DuPont sued Heraeus for patent infringement. Heraeus counterclaimed for, among other things, false advertising, based on a DuPont press release, “DuPont Addresses Patent Protection at Solarbuzz China Conference; Intellectual Property Theft Growing in Competitive Climate of Photovoltaics.” The press release stated that a DuPont managing director, as a featured speaker at a conference, said that “Intellectual Property (IP) theft is widespread and the issue seems to be growing in the current climate of this industry…. We do not ignore infringement and will pursue aggressively other points in the PV supply chain where IP infringement of our PV metallization pastes exists.” The press release continued:
Cheng indicated this set of actions continues in the manner of previous DuPont actions involving IP protection in China and other countries in the world. The company recently filed two lawsuits against PV metallization paste supplier Heraeus and one against its customer SolarWorld, for infringing on DuPont patents for DuPontTM Solamet® PV metallization pastes.
Cheng asked for increased support from the industry to guard against infringement and stronger opposition to the use of “infringing” materials in the production and sale of downstream products by cell and module makers, PV system developers, installers and owners. Infringing companies expose themselves, and potentially others they do business with, to the full range of legal remedies.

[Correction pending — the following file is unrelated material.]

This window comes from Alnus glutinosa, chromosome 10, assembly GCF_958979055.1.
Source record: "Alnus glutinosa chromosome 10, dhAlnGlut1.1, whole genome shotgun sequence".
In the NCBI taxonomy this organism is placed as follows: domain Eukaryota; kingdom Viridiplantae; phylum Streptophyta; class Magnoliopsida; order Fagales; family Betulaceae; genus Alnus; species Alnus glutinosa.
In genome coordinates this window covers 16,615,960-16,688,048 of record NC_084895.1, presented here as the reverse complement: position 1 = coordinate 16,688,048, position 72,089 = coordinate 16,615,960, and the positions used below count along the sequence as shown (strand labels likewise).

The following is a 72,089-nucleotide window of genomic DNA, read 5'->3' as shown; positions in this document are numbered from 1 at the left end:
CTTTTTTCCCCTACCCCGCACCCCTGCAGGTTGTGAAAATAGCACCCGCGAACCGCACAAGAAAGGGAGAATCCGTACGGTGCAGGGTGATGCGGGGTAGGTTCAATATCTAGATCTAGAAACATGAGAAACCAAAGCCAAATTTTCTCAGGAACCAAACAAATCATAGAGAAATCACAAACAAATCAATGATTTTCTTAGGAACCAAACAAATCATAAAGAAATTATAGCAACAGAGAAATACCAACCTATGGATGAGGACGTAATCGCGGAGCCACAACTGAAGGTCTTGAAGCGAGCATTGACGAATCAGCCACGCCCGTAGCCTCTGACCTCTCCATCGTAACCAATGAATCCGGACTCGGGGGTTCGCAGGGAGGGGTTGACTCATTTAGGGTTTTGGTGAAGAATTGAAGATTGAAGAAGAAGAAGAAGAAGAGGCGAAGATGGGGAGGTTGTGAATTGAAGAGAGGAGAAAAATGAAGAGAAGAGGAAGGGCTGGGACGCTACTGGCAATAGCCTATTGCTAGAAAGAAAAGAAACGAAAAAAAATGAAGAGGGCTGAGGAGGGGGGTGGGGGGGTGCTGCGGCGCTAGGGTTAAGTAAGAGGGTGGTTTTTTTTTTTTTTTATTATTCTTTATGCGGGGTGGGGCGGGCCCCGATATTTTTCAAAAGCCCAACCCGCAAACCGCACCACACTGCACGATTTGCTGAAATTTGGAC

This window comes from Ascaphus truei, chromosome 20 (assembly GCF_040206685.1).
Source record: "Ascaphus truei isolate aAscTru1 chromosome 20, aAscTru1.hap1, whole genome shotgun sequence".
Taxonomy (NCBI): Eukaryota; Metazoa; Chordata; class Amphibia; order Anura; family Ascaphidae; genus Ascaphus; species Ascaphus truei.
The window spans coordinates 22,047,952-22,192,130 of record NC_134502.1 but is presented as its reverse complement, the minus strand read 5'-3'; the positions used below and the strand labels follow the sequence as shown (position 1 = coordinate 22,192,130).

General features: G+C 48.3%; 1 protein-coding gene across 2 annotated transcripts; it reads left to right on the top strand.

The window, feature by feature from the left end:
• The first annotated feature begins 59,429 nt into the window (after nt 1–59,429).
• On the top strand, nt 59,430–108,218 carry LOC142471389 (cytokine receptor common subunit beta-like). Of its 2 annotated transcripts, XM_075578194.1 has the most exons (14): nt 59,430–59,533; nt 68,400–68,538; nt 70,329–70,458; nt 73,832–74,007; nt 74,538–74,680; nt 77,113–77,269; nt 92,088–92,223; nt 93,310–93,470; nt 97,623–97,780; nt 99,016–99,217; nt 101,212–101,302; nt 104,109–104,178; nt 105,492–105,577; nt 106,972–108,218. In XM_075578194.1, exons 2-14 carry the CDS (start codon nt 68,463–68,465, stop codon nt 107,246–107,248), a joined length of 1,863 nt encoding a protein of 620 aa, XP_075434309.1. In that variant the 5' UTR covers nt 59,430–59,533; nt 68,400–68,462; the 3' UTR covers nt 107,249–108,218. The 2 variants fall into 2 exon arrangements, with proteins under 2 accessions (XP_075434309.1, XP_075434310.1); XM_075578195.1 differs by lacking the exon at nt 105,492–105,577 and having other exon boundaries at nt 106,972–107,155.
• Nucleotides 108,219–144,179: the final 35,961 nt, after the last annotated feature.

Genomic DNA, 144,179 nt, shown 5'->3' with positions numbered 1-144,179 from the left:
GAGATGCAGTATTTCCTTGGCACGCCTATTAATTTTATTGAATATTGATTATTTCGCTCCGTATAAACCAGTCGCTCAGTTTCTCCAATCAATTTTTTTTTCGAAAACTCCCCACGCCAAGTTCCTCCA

Heraeus argued that DuPont’s statement that Heraeus engaged in IP theft was false and misleading. Though this statement didn’t appear in precisely those words in the press release, it was a reasonable inference that could be drawn from the press release, given the juxtaposition of statements about IP theft and statements about DuPont's lawsuits against Heraeus. “[I]n stating it has filed two lawsuits against Heraeus alleging patent infringement (a statement that is true on its face), DuPont is, ipso facto, alleging Heraeus has committed intellectual property theft.” While Heraeus argued that DuPont’s statement was false because DuPont’s lawsuits failed to allege any copying, misappropriation, willfulness or other conduct that could be reasonably characterized as “theft,” the court thought that was a mistake. Because a patent is IP, the distinction between “patent infringement” and “IP theft” is a distinction without a difference. (Really? Could Heraeus be prosecuted for selling stolen property, then? For purposes of a Lanham Act false advertising counterclaim, I agree with the court, but that hardly means there’s no difference between theft and infringement.)
Because the counterclaim depended on a patentee’s assertion of its patent rights, in addition to the ordinary Lanham Act elements, Heraeus was also required to allege bad faith, which it didn’t do. The counterclaim was dismissed with leave to amend.